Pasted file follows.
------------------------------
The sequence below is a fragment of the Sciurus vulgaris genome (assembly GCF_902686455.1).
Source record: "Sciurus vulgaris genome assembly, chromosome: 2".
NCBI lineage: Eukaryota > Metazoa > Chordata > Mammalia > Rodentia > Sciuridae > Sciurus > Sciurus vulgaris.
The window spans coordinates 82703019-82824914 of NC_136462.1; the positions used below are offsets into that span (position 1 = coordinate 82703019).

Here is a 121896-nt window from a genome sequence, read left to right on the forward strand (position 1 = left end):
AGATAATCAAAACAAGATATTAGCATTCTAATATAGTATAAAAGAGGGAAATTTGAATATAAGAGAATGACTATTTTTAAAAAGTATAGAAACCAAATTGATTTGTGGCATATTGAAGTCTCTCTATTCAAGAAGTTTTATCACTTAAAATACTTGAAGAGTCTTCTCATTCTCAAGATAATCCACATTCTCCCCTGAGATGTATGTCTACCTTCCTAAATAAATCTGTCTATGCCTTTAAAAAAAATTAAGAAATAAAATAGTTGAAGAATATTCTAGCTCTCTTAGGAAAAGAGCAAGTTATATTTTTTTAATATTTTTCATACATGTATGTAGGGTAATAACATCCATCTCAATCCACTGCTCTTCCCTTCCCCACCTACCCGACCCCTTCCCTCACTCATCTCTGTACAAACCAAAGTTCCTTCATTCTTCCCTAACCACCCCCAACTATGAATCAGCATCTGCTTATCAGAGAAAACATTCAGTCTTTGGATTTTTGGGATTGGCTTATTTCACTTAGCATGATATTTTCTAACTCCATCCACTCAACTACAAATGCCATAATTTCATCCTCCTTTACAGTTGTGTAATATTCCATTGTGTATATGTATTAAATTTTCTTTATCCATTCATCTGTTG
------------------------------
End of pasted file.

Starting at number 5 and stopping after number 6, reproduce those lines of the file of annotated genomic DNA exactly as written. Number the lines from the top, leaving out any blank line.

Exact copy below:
Here is a 121896-nt window from a genome sequence, read left to right on the forward strand (position 1 = left end):
AGATAATCAAAACAAGATATTAGCATTCTAATATAGTATAAAAGAGGGAAATTTGAATATAAGAGAATGACTATTTTTAAAAAGTATAGAAACCAAATTGATTTGTGGCATATTGAAGTCTCTCTATTCAAGAAGTTTTATCACTTAAAATACTTGAAGAGTCTTCTCATTCTCAAGATAATCCACATTCTCCCCTGAGATGTATGTCTACCTTCCTAAATAAATCTGTCTATGCCTTTAAAAAAAATTAAGAAATAAAATAGTTGAAGAATATTCTAGCTCTCTTAGGAAAAGAGCAAGTTATATTTTTTTAATATTTTTCATACATGTATGTAGGGTAATAACATCCATCTCAATCCACTGCTCTTCCCTTCCCCACCTACCCGACCCCTTCCCTCACTCATCTCTGTACAAACCAAAGTTCCTTCATTCTTCCCTAACCACCCCCAACTATGAATCAGCATCTGCTTATCAGAGAAAACATTCAGTCTTTGGATTTTTGGGATTGGCTTATTTCACTTAGCATGATATTTTCTAACTCCATCCACTCAACTACAAATGCCATAATTTCATCCTCCTTTACAGTTGTGTAATATTCCATTGTGTATATGTATTAAATTTTCTTTATCCATTCATCTGTTG